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About CyberMaxx

CyberMaxx prevents, detects, and responds to cyberattacks. Equipped with a 24/7/365 security operations center and a team of cybersecurity experts, its managed security services were designed to help increase compliance, eliminate talent shortages, and keep the organization out of the headlines.

CyberMaxx Headquarter Location

2115 Yeaman Pl

Nashville, Tennessee, 37206,

United States


ESPs containing CyberMaxx

The ESP matrix leverages data and analyst insight to identify and rank leading companies in a given technology landscape.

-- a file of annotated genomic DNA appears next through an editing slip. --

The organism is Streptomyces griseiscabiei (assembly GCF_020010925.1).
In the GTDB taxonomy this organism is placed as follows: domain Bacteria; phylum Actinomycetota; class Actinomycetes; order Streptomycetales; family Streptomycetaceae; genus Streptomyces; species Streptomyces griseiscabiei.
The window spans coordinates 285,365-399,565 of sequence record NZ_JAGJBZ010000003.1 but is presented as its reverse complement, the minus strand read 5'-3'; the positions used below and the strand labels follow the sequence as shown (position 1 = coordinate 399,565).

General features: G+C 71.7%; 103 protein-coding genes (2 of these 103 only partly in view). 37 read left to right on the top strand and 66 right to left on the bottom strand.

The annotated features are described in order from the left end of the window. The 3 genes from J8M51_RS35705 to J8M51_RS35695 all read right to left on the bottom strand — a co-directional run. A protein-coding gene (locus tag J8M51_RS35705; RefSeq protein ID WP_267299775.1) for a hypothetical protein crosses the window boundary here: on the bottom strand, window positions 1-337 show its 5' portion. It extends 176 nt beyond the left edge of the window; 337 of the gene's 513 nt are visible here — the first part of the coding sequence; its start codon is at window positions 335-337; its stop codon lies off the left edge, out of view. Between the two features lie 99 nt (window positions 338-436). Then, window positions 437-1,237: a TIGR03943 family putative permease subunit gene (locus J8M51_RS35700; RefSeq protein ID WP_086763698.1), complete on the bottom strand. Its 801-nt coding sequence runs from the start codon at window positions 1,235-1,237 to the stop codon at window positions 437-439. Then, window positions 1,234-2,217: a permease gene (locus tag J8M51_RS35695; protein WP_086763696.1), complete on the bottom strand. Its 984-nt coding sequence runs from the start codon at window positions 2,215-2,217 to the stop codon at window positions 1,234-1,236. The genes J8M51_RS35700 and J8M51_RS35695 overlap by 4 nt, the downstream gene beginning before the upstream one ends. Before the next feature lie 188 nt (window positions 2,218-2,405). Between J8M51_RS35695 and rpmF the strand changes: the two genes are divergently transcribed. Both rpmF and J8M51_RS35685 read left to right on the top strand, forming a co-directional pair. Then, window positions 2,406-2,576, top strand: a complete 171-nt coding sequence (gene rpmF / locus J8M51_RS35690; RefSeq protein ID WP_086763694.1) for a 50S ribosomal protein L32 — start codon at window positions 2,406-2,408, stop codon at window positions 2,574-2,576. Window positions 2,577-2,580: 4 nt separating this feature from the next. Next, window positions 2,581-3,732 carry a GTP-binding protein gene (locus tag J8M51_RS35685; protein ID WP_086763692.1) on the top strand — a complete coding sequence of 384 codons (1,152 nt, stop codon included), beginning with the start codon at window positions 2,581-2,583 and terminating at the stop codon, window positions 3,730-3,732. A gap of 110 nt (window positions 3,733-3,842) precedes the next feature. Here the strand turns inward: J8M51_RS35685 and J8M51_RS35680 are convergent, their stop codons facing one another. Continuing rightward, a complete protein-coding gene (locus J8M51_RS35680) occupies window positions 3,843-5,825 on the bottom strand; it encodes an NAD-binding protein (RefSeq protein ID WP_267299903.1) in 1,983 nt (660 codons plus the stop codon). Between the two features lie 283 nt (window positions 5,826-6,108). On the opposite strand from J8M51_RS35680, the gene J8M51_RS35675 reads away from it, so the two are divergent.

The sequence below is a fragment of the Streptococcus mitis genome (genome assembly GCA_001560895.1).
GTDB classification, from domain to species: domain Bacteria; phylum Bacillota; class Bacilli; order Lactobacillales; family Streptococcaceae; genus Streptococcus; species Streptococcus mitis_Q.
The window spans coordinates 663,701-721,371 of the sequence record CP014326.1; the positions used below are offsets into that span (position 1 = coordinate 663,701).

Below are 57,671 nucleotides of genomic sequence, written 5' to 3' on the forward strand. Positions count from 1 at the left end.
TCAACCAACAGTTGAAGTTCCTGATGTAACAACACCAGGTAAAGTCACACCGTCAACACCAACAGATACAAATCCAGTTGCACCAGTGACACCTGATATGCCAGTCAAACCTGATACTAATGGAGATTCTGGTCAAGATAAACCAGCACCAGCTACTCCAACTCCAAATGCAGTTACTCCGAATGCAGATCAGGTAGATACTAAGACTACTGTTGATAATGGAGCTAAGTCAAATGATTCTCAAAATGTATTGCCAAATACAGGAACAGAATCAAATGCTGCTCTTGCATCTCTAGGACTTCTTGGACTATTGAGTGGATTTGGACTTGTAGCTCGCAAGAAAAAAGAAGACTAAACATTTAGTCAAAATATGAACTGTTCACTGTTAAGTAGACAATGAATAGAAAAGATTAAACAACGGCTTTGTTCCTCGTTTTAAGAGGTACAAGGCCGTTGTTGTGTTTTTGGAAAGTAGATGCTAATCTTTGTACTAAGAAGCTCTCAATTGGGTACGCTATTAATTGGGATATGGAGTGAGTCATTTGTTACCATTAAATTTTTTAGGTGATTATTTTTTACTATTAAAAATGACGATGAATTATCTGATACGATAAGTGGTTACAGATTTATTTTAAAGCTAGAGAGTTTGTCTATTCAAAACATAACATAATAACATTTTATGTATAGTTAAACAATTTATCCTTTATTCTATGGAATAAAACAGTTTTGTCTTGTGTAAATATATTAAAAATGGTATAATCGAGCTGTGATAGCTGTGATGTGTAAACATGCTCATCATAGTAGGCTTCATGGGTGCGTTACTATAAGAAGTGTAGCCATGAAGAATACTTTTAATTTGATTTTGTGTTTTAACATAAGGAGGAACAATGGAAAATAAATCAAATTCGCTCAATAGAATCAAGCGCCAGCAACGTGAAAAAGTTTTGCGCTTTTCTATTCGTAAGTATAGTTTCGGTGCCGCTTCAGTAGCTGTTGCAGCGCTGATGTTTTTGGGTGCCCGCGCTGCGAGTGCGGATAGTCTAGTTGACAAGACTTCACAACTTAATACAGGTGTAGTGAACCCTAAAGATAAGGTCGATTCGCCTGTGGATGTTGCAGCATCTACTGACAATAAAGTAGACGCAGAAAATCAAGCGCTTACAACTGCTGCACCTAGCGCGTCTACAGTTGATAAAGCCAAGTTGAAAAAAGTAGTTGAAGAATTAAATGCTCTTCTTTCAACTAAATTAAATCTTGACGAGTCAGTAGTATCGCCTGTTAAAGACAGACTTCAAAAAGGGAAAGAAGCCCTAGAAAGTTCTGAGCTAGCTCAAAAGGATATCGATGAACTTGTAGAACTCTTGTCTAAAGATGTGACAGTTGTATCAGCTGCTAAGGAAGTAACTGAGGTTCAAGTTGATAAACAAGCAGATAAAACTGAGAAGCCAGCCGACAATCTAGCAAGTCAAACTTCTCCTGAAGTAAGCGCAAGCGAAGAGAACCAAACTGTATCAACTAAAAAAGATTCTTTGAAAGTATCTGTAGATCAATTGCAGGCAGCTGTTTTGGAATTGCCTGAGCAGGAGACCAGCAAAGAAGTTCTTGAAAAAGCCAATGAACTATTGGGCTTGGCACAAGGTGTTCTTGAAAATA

Consumer & Retail / Cybersecurity

Companies in this market are outsourced security providers that typically rely on log monitoring, behavioral analysis, security analytics, threat detection, forensics, and incident response solutions to monitor and protect their retail clients’ IT environments.

CyberMaxx named as Highflier among 9 other companies, including BlueVoyant, Arctic Wolf Networks, and Red Canary.

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Expert Collections containing CyberMaxx

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CyberMaxx is included in 1 Expert Collection, including Cybersecurity.



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Latest CyberMaxx News

Finding opportunities in emerging technologies

Jan 31, 2022